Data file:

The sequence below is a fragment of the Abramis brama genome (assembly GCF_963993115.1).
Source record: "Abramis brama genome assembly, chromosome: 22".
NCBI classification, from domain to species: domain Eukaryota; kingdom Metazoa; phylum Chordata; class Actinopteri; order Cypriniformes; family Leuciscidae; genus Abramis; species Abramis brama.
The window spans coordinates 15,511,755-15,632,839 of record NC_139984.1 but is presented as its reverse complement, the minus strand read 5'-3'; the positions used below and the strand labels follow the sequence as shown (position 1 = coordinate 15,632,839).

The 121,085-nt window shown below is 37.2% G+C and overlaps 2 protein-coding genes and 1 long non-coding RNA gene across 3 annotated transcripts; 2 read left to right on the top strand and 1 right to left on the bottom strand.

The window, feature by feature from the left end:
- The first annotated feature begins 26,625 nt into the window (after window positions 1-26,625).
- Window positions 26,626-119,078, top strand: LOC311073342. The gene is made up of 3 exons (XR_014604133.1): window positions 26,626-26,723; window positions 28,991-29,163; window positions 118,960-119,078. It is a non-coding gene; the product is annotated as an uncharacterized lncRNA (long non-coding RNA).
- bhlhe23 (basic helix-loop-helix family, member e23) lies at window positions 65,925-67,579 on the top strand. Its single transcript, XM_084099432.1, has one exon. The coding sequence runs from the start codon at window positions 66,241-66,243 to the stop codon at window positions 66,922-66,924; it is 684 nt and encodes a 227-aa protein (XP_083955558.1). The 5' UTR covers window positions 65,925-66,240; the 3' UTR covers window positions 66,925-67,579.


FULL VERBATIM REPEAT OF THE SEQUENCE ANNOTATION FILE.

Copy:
The sequence below is a fragment of the Abramis brama genome (assembly GCF_963993115.1).
Source record: "Abramis brama genome assembly, chromosome: 22".
NCBI classification, from domain to species: domain Eukaryota; kingdom Metazoa; phylum Chordata; class Actinopteri; order Cypriniformes; family Leuciscidae; genus Abramis; species Abramis brama.
The window spans coordinates 15,511,755-15,632,839 of record NC_139984.1 but is presented as its reverse complement, the minus strand read 5'-3'; the positions used below and the strand labels follow the sequence as shown (position 1 = coordinate 15,632,839).

The 121,085-nt window shown below is 37.2% G+C and overlaps 2 protein-coding genes and 1 long non-coding RNA gene across 3 annotated transcripts; 2 read left to right on the top strand and 1 right to left on the bottom strand.

The window, feature by feature from the left end:
- The first annotated feature begins 26,625 nt into the window (after window positions 1-26,625).
- Window positions 26,626-119,078, top strand: LOC311073342. The gene is made up of 3 exons (XR_014604133.1): window positions 26,626-26,723; window positions 28,991-29,163; window positions 118,960-119,078. It is a non-coding gene; the product is annotated as an uncharacterized lncRNA (long non-coding RNA).
- bhlhe23 (basic helix-loop-helix family, member e23) lies at window positions 65,925-67,579 on the top strand. Its single transcript, XM_084099432.1, has one exon. The coding sequence runs from the start codon at window positions 66,241-66,243 to the stop codon at window positions 66,922-66,924; it is 684 nt and encodes a 227-aa protein (XP_083955558.1). The 5' UTR covers window positions 65,925-66,240; the 3' UTR covers window positions 66,925-67,579.